3 Reasons Not to Install Databases On the C Drive

We’re probably all familiar with the fact that SQL Server by default will install not only the program binaries but all your databases on the C drive as well.  Accidental DBA’s, i.e. System Administrators and Developers who inherited the maintenance of a database, may not be aware of how bad it can be if someone simply clicked the “Next” button all the way through the SQL Server install.  There are surely many reasons not to accept this default during the install, but I will start with three.

First, from a purely practical standpoint, I think installing to the default path makes backups and restore scripts unduly difficult.  Which is easier to remember, “C:\Program Files\Microsoft SQL Server\MSSQL12.MSSQLSERVER\MSSQL\Backup” or something simple like “D:\SQLBackups”? Which one would you rather have to type or copy from Windows Explorer after browsing the path?  With the second one it is so easy you don’t have to spend time browsing and copying it.  You just quickly type it out.  For the restore script would you rather type “C:\Program Files\Microsoft SQL Server\MSSQL12.MSSQLSERVER\MSSQL\Data\SomeDB.mdf” or “D:\SQLData\SomeDB.mdf”?  The same point applies here – Simplicity.  Why make it hard on yourself?

Second, if you don’t put your databases on the C drive then database growth can’t crash the entire computer by filling up the C drive.  We all know that databases grow and that growth has to be monitored and managed.  If the System Administrator misses those emails from Database Mail or her favorite monitoring tool, then she will be awakened first thing in the morning by a company end user who can’t do their regular work only to discover that the entire machine is experiencing paralysis.  If the database files are not on the C drive with the OS then at least database growth will not be the culprit of server paralysis from a full C drive.

Third, if you install all your databases to the C drive, then you are inviting performance issues.  Databases and the OS will be fighting for drive resources.  Disks only spin so fast.  If you have the OS and 10, 14, 50 or more database files all trying to read and write to the same drive, then your C drive is going to be spinning like a yo yo.  Not only is there contention between the OS and the database files, but the database files will be fighting each other for disk usage too.

Let me provide some real numbers from an environment I have seen.  I had a system with 12 databases all on the C drive.  That number includes 4 system databases and 8 user databases.  Latency was in the thousands for several of the databases.  I moved the user databases and TempDB off to another drive and left the System databases on the c drive.  I know I can move those too, but one step at a time.  See the comparisons below.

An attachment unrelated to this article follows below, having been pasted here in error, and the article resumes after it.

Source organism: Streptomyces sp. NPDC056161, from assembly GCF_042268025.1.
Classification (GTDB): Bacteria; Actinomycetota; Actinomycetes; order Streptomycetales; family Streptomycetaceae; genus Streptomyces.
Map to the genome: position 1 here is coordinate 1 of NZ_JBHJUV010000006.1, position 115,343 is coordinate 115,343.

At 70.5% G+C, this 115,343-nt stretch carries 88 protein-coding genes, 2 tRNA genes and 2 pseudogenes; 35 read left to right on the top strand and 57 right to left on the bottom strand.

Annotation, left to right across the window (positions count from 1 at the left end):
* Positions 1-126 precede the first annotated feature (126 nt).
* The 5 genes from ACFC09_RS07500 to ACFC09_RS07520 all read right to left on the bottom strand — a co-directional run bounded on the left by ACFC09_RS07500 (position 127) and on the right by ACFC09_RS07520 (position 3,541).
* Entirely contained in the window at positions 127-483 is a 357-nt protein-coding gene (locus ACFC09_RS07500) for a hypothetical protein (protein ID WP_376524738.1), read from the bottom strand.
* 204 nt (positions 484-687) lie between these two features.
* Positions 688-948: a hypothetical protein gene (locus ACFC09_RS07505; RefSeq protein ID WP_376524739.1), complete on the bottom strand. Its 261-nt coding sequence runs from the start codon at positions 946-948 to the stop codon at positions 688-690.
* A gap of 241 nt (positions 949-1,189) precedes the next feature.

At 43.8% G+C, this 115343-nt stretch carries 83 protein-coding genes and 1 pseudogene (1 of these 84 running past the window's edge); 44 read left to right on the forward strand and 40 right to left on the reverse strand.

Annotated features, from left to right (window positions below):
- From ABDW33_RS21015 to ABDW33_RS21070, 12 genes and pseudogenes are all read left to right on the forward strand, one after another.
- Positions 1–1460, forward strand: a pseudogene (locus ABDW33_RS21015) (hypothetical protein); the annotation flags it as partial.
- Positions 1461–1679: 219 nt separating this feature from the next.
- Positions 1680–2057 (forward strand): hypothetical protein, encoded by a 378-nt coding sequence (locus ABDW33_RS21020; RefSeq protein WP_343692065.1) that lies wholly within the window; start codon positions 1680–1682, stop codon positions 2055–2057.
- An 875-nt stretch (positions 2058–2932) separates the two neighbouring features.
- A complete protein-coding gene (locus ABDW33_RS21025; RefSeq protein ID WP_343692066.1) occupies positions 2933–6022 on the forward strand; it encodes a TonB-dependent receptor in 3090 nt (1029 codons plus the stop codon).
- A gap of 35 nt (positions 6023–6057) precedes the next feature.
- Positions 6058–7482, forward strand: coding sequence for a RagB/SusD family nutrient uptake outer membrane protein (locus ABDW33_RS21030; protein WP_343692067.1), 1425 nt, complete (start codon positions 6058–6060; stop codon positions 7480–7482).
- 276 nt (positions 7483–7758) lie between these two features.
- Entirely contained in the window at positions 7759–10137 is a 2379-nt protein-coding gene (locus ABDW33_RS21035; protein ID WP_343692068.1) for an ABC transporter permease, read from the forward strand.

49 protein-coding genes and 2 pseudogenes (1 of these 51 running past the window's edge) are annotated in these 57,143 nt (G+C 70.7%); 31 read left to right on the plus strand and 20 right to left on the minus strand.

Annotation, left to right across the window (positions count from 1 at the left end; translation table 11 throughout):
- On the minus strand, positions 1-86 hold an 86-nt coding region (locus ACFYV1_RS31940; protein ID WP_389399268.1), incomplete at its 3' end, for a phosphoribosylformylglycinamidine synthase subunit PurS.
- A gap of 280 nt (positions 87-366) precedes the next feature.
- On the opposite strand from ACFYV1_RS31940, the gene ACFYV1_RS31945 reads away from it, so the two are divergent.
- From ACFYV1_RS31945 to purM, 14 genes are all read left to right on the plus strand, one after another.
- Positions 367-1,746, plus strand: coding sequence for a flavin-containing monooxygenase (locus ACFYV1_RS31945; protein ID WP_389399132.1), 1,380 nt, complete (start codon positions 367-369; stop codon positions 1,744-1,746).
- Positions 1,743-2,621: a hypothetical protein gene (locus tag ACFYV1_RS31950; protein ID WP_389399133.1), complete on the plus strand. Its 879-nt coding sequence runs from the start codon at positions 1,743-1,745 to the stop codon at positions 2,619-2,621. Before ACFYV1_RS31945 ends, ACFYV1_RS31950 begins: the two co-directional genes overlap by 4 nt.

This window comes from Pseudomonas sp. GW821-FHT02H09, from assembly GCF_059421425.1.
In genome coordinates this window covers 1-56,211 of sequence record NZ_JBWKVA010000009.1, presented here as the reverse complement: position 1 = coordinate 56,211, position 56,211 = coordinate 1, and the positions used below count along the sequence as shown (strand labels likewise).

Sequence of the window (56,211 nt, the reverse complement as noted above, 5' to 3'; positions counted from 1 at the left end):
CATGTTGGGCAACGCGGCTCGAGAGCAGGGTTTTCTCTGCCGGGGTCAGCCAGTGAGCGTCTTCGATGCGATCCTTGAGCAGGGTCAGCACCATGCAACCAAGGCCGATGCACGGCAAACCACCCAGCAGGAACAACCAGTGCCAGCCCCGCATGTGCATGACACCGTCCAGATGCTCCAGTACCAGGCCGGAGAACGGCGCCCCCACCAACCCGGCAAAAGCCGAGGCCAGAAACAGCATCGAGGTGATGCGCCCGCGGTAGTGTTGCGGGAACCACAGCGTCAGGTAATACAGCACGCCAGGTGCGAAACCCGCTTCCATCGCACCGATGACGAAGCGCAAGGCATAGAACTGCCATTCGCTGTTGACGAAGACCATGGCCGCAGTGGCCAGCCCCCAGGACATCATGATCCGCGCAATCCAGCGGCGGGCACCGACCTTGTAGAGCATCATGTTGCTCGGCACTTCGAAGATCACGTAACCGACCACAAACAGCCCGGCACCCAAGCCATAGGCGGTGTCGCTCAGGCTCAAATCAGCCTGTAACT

Database FileName Overall Latency Overall Latency Next Morning Overall Latency 3 Weeks Later
Master.mdf 8330 8287 4
Mastlog.ldf 2409 1607 0
Model.mdf 8129 No Change 3
Modellog.ldf 2881 No Change 1
msdbdata.mdf 32446 16031 5
msdblog.ldf 31270 22969 0
TempDB.mdf 254 Moved to Fusion IO card Moved to Fusion IO card
Templog.ldf 155 Moved to Fusion IO card Moved to Fusion IO card

 

In some cases there was an immediate impact for latency.  Clearly, removing the activity of the eight user databases made a huge difference in performance.  As you can imagine, the user databases performed much better from a latency perspective as well, especially since I put them on a Fusion IO card.

To see latency for your drives you can run the following query from Paul Randal:

 

/*

How to examine IO subsystem latencies from within SQL Server


*/

SELECT
[ReadLatency] =
CASE WHEN [num_of_reads] = 0
THEN 0 ELSE ([io_stall_read_ms] / [num_of_reads]) END,
[WriteLatency] =
CASE WHEN [num_of_writes] = 0
THEN 0 ELSE ([io_stall_write_ms] / [num_of_writes]) END,
[Latency] =
CASE WHEN ([num_of_reads] = 0 AND [num_of_writes] = 0)
THEN 0 ELSE ([io_stall] / ([num_of_reads] + [num_of_writes])) END,
[AvgBPerRead] =
CASE WHEN [num_of_reads] = 0
THEN 0 ELSE ([num_of_bytes_read] / [num_of_reads]) END,
[AvgBPerWrite] =
CASE WHEN [num_of_writes] = 0
THEN 0 ELSE ([num_of_bytes_written] / [num_of_writes]) END,
[AvgBPerTransfer] =
CASE WHEN ([num_of_reads] = 0 AND [num_of_writes] = 0)
THEN 0 ELSE
(([num_of_bytes_read] + [num_of_bytes_written]) /
([num_of_reads] + [num_of_writes])) END,
LEFT ([mf].[physical_name], 2) AS [Drive],
DB_NAME ([vfs].[database_id]) AS [DB],
[mf].[physical_name]
FROM
sys.dm_io_virtual_file_stats (NULL,NULL) AS [vfs]
JOIN sys.master_files AS [mf]
ON [vfs].[database_id] = [mf].[database_id]
AND [vfs].[file_id] = [mf].[file_id]
— WHERE [vfs].[file_id] = 2 — log files
— ORDER BY [Latency] DESC
— ORDER BY [ReadLatency] DESC
ORDER BY [WriteLatency] DESC;
GO

Well, I hope this has given you something to think about.  Your homework is to find out the latency in your environment, do some research, make changes as needed and then follow up to see if the changes you made helped.  Let me know how the homework turns out.